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Disclaimer: Lumida Wealth Management LLC (‘Lumida”) is located in New York, NY, and is an SEC registered investment adviser. SEC registration does not constitute an endorsement of the firm by the Commission nor does it indicate that the adviser has attained a particular level of skill or ability. Lumida only transact business in those states in which it is registered, or qualifies for an exemption or exclusion from registration requirements. Any direct communication by Lumida with a prospective client will be conducted by a representative that is either registered or qualifies for an exemption or exclusion from registration in the state where the prospective client resides.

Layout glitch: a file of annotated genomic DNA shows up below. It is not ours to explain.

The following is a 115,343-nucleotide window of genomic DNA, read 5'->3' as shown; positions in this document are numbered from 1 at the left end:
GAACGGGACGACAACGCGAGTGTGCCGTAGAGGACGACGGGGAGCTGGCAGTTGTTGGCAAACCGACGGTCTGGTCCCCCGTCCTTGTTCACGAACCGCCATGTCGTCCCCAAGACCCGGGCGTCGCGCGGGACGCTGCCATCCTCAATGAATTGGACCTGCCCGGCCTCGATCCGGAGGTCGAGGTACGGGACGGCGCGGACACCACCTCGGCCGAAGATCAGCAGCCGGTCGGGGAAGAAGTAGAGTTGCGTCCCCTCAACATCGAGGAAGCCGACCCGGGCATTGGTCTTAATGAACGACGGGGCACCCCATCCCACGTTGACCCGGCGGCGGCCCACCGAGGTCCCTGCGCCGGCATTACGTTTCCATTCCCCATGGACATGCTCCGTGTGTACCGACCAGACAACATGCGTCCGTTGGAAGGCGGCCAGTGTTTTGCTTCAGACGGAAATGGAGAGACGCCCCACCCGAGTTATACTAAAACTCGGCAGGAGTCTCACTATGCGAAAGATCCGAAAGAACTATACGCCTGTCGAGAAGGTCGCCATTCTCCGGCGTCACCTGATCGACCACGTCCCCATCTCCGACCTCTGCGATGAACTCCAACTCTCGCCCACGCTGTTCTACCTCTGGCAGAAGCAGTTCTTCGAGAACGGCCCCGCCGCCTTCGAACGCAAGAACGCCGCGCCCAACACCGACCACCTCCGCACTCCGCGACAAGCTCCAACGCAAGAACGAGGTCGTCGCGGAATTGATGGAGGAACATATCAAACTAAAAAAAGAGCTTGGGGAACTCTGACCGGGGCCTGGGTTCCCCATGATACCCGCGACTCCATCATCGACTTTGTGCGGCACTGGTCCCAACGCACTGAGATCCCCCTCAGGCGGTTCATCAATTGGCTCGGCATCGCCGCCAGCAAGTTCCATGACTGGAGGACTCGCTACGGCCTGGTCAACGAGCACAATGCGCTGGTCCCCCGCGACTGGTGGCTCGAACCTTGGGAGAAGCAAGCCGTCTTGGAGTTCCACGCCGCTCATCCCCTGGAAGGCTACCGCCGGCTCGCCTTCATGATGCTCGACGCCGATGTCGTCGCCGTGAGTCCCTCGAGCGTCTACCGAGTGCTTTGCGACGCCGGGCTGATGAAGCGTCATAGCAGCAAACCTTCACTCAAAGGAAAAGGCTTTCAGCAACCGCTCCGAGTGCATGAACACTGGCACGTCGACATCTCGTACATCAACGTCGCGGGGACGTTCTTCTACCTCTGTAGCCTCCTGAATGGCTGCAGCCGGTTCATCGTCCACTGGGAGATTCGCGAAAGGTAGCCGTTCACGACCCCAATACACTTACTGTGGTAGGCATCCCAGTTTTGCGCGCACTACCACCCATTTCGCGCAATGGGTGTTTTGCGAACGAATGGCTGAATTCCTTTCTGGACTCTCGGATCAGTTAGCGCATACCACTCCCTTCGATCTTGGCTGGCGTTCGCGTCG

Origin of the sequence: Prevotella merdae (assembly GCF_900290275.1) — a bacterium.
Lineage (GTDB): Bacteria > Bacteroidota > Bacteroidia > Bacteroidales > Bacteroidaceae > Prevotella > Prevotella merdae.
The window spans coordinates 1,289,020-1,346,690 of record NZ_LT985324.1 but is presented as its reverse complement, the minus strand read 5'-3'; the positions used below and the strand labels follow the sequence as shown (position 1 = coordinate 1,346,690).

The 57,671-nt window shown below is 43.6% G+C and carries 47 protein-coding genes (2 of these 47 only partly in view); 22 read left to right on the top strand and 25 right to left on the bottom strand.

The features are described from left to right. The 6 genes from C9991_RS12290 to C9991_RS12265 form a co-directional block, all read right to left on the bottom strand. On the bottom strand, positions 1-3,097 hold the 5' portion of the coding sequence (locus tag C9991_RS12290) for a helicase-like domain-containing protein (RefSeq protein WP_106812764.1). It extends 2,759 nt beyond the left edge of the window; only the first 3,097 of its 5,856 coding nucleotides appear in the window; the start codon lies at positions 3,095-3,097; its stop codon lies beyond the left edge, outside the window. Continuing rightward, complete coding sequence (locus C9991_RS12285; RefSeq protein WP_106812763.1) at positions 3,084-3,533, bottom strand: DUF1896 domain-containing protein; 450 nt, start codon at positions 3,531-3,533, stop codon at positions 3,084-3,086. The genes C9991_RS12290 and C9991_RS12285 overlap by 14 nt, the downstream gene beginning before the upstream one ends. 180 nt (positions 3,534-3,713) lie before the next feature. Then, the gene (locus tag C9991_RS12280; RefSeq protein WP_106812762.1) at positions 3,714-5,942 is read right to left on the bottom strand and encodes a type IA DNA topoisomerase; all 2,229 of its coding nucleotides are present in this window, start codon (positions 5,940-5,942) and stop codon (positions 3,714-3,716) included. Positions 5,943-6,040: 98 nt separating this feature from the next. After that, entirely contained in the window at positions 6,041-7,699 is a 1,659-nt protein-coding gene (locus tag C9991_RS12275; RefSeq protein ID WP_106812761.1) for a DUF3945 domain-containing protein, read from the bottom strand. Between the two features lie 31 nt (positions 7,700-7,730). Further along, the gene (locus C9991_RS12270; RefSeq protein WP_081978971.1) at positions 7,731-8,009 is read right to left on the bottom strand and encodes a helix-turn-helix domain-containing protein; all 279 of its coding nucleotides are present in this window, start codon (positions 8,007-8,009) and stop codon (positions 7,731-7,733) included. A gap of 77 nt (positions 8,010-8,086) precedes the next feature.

The information in this material has been obtained from sources believed to be reliable. While all reasonable care has been taken to ensure that the facts stated in this material are accurate and that the forecasts, opinions and expectations contained herein are fair and reasonable, Lumida, Inc. and Lumida Wealth Management LLC (collectively Lumida) make no representations or warranties whatsoever the completeness or accuracy of the material provided, except with respect to any disclosures relative to Lumida. Accordingly, no reliance should be placed on the accuracy, fairness or completeness of the information contained in this material. Any data discrepancies in this material could be the result of different calculations and/or adjustments. Lumida accepts no liability whatsoever for any loss arising from any use of this material or its contents, and neither Lumida nor any of its respective directors, officers or employees, shall be in any way responsible for the contents hereof, apart from the liabilities and responsibilities that may be imposed on them by the relevant regulatory authority in the jurisdiction in question, or the regulatory regime thereunder. Opinions,forecasts or projections contained in this material represent Lumida’s current opinions or judgment as of the day of the material only and are therefore subject to change without notice. Periodic updates may be provided on companies/industries based on company-specific developments or announcements, market conditions or any other publicly available information. There can be no assurance that future results or events will be consistent with any such opinions, forecasts or projections, which represent only one possible outcome. Furthermore, such opinions, forecasts or projections are subject to certain risks, uncertainties and assumptions that have not been verified, and future actual results or events could differ materially. The value of, or income from, any investments referred to in this material may fluctuate and/or be affected by changes in exchange rates. All pricing is indicative as of the close of market for the securities discussed, unless otherwise stated. Past performance is not indicative of future results. Accordingly, investors may receive back less than originally invested. This material is not intended as an offer or solicitation for the purchase or sale of any financial instrument. The opinions and recommendations herein do not take into account individual client circumstances, objectives, or needs and are not intended as recommendations of particular securities, financial instruments or strategies to particular clients. The recipients of this material must make their own independent decisions regarding any securities or financial instruments mentioned herein and should seek advice from such independent financial, legal, tax or other adviser as they deem necessary. Lumida may trade as a principal on the basis of its views and research, and it may also engage in transactions for its own account or for its clients’ accounts in a manner inconsistent with the views taken in this material, and Lumida is under no obligation to ensure that such other communication is brought to the attention of any recipient of this material. Others within Lumida may take views that are inconsistent with those taken in this material. Employees of Lumida not involved in the preparation of this material may have investments in the financial instruments or securities (or derivatives of such financial instruments or securities) mentioned in this material and may trade them in ways different from those discussed in this material. This material is not an advertisement for or marketing of any issuer, its products or services, or its securities in any jurisdiction.